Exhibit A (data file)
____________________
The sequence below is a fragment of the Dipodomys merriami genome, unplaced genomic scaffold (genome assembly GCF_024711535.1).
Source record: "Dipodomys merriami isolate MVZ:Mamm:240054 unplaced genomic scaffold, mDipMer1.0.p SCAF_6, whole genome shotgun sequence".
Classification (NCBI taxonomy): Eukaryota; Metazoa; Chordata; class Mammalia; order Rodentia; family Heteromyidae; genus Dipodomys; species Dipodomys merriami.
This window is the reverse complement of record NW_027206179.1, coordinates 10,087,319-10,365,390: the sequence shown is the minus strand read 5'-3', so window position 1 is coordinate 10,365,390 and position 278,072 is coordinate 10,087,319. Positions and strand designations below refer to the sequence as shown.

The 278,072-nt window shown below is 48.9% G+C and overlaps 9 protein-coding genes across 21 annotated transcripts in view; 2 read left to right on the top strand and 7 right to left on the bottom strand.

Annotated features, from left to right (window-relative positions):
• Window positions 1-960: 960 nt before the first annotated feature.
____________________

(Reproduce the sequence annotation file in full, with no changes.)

The sequence below is a fragment of the Dipodomys merriami genome, unplaced genomic scaffold (genome assembly GCF_024711535.1).
Source record: "Dipodomys merriami isolate MVZ:Mamm:240054 unplaced genomic scaffold, mDipMer1.0.p SCAF_6, whole genome shotgun sequence".
Classification (NCBI taxonomy): Eukaryota; Metazoa; Chordata; class Mammalia; order Rodentia; family Heteromyidae; genus Dipodomys; species Dipodomys merriami.
This window is the reverse complement of record NW_027206179.1, coordinates 10,087,319-10,365,390: the sequence shown is the minus strand read 5'-3', so window position 1 is coordinate 10,365,390 and position 278,072 is coordinate 10,087,319. Positions and strand designations below refer to the sequence as shown.

The 278,072-nt window shown below is 48.9% G+C and overlaps 9 protein-coding genes across 21 annotated transcripts in view; 2 read left to right on the top strand and 7 right to left on the bottom strand.

Annotated features, from left to right (window-relative positions):
• Window positions 1-960: 960 nt before the first annotated feature.